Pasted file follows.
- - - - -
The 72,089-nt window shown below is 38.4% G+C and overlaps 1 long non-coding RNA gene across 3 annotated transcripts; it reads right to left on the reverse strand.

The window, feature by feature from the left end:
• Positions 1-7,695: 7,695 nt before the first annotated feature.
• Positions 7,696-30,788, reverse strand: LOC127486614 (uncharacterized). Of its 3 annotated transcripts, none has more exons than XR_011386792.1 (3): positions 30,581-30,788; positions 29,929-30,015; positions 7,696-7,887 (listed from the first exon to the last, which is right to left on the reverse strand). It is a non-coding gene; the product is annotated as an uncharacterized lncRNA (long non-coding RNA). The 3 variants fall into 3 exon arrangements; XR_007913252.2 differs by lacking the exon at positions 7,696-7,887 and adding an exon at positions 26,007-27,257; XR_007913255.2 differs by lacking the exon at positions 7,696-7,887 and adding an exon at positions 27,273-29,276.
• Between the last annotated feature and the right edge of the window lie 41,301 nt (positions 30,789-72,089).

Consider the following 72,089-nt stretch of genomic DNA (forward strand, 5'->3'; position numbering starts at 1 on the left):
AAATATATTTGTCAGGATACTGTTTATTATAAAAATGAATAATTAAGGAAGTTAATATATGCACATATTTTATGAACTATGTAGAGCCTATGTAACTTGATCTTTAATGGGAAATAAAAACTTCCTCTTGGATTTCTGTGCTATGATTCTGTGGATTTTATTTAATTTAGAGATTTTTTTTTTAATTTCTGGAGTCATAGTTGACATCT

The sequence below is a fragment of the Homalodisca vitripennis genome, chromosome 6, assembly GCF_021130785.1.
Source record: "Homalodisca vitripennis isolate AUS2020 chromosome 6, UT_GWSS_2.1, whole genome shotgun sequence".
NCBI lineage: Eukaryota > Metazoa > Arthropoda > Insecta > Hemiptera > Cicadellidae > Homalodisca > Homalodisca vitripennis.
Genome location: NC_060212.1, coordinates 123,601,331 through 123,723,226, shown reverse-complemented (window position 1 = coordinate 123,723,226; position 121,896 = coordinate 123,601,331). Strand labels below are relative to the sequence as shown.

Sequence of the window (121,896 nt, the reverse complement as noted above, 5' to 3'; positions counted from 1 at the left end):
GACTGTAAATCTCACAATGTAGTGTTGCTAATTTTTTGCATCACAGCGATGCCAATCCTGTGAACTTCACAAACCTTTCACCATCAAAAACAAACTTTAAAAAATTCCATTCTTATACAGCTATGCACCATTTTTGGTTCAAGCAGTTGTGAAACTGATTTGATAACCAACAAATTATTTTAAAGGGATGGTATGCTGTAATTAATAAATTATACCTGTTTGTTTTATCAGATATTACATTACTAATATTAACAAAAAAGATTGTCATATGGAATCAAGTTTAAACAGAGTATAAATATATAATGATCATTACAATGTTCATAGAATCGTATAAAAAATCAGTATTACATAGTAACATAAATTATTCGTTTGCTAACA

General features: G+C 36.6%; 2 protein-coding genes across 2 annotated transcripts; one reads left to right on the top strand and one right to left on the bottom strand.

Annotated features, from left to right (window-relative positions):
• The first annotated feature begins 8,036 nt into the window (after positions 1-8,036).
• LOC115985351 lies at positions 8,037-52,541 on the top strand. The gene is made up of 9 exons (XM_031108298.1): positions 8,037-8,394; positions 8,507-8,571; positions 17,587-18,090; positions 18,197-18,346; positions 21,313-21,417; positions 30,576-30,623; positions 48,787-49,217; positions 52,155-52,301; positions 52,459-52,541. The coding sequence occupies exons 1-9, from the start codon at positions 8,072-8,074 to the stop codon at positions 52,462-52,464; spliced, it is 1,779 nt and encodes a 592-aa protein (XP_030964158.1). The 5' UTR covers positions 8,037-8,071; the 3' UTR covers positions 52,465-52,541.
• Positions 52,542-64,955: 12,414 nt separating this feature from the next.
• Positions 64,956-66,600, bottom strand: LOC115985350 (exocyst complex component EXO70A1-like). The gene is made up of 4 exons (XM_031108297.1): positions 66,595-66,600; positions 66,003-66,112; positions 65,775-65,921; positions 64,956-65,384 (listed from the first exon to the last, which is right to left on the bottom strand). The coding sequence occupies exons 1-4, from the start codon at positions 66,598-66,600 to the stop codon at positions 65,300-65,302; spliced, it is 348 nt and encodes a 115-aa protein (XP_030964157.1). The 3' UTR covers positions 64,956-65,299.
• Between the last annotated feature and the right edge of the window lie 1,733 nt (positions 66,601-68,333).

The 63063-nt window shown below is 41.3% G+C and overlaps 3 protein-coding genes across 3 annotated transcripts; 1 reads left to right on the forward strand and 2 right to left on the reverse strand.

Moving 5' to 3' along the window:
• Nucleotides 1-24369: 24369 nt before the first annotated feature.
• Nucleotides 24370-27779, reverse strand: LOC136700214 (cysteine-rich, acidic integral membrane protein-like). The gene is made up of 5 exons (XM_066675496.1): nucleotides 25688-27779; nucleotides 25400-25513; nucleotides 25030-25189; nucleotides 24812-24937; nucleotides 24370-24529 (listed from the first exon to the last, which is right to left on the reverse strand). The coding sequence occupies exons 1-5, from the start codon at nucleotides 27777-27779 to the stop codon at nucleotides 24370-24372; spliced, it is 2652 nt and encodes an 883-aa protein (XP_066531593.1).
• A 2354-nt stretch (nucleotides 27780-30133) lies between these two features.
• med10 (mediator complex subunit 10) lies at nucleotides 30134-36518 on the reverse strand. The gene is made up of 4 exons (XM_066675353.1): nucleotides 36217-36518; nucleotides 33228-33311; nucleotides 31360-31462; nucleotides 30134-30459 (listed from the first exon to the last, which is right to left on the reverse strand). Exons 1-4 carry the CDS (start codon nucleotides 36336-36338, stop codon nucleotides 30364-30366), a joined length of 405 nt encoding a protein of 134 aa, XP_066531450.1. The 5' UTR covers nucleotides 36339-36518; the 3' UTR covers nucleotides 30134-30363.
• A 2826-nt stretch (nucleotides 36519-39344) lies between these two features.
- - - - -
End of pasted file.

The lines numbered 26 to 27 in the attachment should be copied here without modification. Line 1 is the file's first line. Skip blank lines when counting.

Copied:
• med10 (mediator complex subunit 10) lies at nucleotides 30134-36518 on the reverse strand. The gene is made up of 4 exons (XM_066675353.1): nucleotides 36217-36518; nucleotides 33228-33311; nucleotides 31360-31462; nucleotides 30134-30459 (listed from the first exon to the last, which is right to left on the reverse strand). Exons 1-4 carry the CDS (start codon nucleotides 36336-36338, stop codon nucleotides 30364-30366), a joined length of 405 nt encoding a protein of 134 aa, XP_066531450.1. The 5' UTR covers nucleotides 36339-36518; the 3' UTR covers nucleotides 30134-30363.
• A 2826-nt stretch (nucleotides 36519-39344) lies between these two features.